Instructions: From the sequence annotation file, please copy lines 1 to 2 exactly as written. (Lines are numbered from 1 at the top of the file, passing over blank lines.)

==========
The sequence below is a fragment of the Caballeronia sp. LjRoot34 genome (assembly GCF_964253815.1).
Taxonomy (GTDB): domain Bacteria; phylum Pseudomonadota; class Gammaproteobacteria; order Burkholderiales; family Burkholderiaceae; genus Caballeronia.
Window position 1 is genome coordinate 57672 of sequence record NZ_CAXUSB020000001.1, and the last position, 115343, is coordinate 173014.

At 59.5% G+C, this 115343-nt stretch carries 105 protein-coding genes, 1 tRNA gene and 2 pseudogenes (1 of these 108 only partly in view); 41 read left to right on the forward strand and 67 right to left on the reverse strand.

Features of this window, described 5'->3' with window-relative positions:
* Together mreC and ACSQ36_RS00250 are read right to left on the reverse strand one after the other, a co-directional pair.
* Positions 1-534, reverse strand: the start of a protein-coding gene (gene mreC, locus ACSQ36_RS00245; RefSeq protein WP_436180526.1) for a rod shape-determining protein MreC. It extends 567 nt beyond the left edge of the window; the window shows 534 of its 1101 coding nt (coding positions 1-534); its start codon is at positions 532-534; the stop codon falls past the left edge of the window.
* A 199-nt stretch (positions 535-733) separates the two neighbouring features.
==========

The sequence below is a fragment of the Caballeronia sp. LjRoot34 genome (assembly GCF_964253815.1).
Taxonomy (GTDB): domain Bacteria; phylum Pseudomonadota; class Gammaproteobacteria; order Burkholderiales; family Burkholderiaceae; genus Caballeronia.